Case Study of how to carry out an effective V5C car logbook check.

Vital steps for every motorist before they buy a new car.

 

A recent customer of ours whom we will call Andrew was planning to buy a 2006 Chrysler Pt Cruiser Limited from a local dealer in the Midlands, UK. He spoke with the dealers on the phone to confirm the date of registration, how many owners the vehicle had and its general condition.

Andrew had verbal confirmation that the vehicle was registered 31st October 2005 with 2 owners from new (this is equal to 1 former keeper) after a DVLA logbook check.

Next, Andrew ran a CarVeto vehicle enquiry.

The primary reason Andrew bought a CarVeto check was to ensure there was no outstanding finance, major accidents or theft issues.

Our online checks confirmed this information which initially gave the green light for Andrew to go ahead and inspect the car (with exception to a number plate transfer that occurred on February 2007).

 

Attention to detail

Andrew examined all the information contained in his CarVeto report but noticed a discrepancy in our data compared to what the dealer had disclosed.

The selling dealer stated the vehicle was 2 owners from new (as stated via a V5 check) but Andrew’s CarVeto report stated 5 owners from new.

CarVeto had also reported the vehicle was registered from new on 30th January 2007, almost 16 months later than what the dealer has reported.

Andrew immediately contacted our support team who investigated further.

 

We ran a manual check on the car using the free service provided by the DVLA .gov website https://vehicleenquiry.service.gov.uk/.

Date or registration matched on both CarVeto and DVLA as January 2007 despite the dealer stating late 2005.

Run a DVLA Logbook Check with CarVeto

 

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online logbook checks with the DVLA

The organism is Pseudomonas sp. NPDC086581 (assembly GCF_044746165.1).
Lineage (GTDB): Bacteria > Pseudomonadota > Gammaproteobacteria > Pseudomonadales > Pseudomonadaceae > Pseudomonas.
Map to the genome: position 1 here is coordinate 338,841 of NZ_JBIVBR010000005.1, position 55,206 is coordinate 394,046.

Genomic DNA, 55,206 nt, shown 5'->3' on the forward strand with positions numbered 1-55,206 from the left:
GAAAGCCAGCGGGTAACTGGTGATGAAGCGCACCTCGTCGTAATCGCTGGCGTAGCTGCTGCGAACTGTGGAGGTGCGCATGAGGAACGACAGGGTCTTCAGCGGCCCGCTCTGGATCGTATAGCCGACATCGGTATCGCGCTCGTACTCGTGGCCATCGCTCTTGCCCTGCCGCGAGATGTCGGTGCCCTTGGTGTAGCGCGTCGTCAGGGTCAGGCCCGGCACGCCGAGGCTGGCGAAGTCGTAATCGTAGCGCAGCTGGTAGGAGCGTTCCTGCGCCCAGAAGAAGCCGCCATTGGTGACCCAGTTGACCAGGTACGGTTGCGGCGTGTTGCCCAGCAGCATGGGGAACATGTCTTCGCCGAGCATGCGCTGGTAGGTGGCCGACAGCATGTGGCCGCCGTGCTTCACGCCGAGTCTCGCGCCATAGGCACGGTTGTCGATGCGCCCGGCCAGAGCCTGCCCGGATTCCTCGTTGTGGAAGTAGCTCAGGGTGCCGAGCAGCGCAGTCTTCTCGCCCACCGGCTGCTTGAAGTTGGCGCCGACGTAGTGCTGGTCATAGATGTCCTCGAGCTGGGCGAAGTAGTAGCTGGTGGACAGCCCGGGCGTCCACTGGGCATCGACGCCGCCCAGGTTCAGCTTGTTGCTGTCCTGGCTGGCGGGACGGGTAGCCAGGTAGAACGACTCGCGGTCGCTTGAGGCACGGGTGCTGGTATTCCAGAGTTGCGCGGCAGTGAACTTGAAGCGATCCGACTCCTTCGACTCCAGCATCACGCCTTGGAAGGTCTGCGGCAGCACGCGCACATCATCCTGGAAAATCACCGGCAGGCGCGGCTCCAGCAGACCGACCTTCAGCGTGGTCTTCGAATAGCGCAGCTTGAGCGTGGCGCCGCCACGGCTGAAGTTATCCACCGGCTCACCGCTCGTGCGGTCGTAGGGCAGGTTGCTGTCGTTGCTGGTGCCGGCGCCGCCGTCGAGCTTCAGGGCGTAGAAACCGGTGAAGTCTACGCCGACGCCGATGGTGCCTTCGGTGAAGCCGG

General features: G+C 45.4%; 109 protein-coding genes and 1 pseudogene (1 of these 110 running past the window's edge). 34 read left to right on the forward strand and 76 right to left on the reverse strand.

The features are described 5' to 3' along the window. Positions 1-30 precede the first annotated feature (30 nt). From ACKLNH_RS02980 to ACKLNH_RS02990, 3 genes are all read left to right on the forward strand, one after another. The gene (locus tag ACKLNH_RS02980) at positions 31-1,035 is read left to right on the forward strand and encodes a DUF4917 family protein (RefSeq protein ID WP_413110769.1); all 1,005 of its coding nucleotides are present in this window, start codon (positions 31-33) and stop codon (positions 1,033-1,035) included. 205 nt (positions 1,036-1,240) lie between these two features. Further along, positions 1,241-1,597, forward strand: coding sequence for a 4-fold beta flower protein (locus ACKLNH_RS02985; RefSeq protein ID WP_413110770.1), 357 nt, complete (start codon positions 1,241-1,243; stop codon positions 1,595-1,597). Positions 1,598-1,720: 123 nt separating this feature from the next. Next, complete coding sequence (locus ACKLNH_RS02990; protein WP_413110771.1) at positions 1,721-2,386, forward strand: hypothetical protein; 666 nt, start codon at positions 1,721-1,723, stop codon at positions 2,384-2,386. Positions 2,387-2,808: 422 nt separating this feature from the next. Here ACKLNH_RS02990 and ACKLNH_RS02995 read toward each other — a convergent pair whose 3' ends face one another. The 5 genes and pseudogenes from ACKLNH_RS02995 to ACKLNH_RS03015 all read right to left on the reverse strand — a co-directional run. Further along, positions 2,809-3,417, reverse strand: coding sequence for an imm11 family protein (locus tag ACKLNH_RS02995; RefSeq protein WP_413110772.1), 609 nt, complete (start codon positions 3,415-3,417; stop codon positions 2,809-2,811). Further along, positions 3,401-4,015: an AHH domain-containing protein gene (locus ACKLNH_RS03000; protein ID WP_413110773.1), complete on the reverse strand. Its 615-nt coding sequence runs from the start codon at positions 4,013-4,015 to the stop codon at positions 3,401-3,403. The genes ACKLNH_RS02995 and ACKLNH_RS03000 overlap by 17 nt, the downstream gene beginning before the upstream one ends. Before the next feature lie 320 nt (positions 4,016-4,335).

CarVeto V5C logbook checker

Here’s a snippet from Andrew’s email to us:

 

check if a vehicle is taxed or has an mot

 

Unlike CarVeto, DVLA does not disclose the number of owners a car has so our team decided to contact DVLA directly to investigate a bit further.

 

We quickly confirmed that the number of owners recorded by DVLA and CarVeto was correct. The vehicle was 5 owners from new. This meant the DVLA logbook needed checking a second time as it was likely to be fraudulent.

 

After a conversion with the dealers, it turned out they had taken the car in part exchange some weeks earlier and were cleverly deceived into believing the car was 2005 with 1 previous owner from new.

 

A good lesson for car buyers

67% Of our customers admitted they did not compare the car owner information on their Veto check with the car documentation. Of the 67%, more than 90% said they had bought a CarVeto to ensure the car had no outstanding finance or had ever been stolen.

Andrew was a little more vigilant than most car buyers and it saved him from losing over £2,000 and considerable stress.

Our message is clear – to purchase a car that is genuine, reliable and good value for money it is crucial to buy a CarVeto Platinum check and corroborate the information you have bought with the vehicle’s documentation.

If you have suffered from logbook fraud, please get in touch with our support team as we’d love to hear from you and might be able to help.

 

The team, CarVeto
contact@carveto.co.uk